SolarCity Army Project Marches On Minus Fed Backing

SolarCity Army Project Marches On Minus Fed Backing

Image CC licensed by Flickr user U.S. Army Environmental Command

When Solyndra went bankrupt back in late August, one of the many casualties was a large-scale plan to bring solar power to military housing, which was nearly derailed by Solyndra's collapse.

SolarCity said in September that the Department of Energy couldn't finalize a $275 million loan guarantee (PDF) for the Army project called SolarStrong before the program's deadline. SolarCity blamed the delay on additional paperwork requested after the fall of Solyndra, which received $535 million in DOE loans before it folded.

But today, SolarCity announced that the project will go on, using only private funding: The original lead lender, Bank of America Merrill Lynch, will continue funding the project despite the loss of the $275 million loan guarantee.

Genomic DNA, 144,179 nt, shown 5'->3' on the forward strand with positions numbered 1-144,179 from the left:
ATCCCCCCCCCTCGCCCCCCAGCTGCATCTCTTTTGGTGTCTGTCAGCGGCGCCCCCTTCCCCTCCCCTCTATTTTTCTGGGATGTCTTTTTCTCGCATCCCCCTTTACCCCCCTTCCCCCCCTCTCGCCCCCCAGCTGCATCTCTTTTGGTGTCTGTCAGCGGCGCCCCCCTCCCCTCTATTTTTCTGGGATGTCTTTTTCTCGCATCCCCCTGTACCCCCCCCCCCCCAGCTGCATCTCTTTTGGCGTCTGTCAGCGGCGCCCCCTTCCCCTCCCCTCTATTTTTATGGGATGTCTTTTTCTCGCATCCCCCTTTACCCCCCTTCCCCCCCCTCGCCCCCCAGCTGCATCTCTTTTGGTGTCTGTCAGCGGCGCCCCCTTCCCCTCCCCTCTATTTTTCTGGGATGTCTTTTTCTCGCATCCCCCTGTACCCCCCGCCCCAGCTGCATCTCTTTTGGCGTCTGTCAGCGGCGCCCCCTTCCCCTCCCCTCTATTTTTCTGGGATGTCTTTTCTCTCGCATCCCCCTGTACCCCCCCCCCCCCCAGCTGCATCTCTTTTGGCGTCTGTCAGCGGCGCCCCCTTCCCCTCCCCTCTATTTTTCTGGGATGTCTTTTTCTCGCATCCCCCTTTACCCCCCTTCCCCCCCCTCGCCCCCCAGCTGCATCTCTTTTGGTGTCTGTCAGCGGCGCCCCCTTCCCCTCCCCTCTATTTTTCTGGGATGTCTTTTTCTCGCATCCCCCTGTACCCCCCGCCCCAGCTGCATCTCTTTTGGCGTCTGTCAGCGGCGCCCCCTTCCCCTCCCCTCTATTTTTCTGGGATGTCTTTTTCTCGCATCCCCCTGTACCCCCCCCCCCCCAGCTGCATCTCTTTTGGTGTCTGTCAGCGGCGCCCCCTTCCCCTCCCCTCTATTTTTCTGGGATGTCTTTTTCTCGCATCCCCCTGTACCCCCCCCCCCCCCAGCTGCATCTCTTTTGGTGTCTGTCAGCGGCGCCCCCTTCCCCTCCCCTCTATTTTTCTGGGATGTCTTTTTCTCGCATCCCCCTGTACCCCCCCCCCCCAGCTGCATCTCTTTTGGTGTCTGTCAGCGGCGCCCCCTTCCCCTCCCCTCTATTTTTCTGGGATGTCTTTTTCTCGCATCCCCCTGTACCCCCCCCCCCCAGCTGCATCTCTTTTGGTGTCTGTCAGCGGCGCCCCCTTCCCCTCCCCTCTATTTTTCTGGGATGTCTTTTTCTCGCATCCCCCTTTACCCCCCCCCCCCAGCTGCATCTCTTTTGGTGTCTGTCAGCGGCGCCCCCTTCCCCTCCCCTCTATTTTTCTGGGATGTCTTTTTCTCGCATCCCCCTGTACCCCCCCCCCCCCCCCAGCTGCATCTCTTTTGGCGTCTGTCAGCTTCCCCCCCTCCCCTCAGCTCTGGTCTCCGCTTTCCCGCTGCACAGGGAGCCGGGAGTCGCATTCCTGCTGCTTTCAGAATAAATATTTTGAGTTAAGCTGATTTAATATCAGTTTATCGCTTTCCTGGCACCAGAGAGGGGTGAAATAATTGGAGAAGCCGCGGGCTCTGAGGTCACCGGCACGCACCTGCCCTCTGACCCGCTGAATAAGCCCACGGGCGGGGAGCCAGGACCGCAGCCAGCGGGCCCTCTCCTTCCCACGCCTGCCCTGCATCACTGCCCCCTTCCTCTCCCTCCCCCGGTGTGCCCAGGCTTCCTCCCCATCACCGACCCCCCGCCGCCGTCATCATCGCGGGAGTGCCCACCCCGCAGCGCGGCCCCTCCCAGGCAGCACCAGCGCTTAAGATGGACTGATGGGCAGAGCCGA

"BofA Merrill never wavered when the loan guarantee wasn't finalized and worked with us to create a financing structure that works without it," SolarCity CEO Lyndon Rive said in a statement.

Another lender, USRG Renewable Finance -- the debt financing branch of US Renewable Group -- is also still on board with the project.

It appears that $1 billion project is about 25 percent smaller in scale, with up to 120,000 military housing units to be outfitted with solar panels, compared to the 160,000 units as originally suggested.

But it's still a huge deal, considering the current residential solar power system stock is estimated to be in the 166,000-unit range. The project will also help the Army move toward its ambitious goal that a quarter of its energy come from renewable sources by 2025.

SolarStrong could deliver up to 300 megawatts of solar energy in what would still be the largest residential solar PV project in the nation.

Image CC licensed by Flickr user U.S. Army Environmental Command.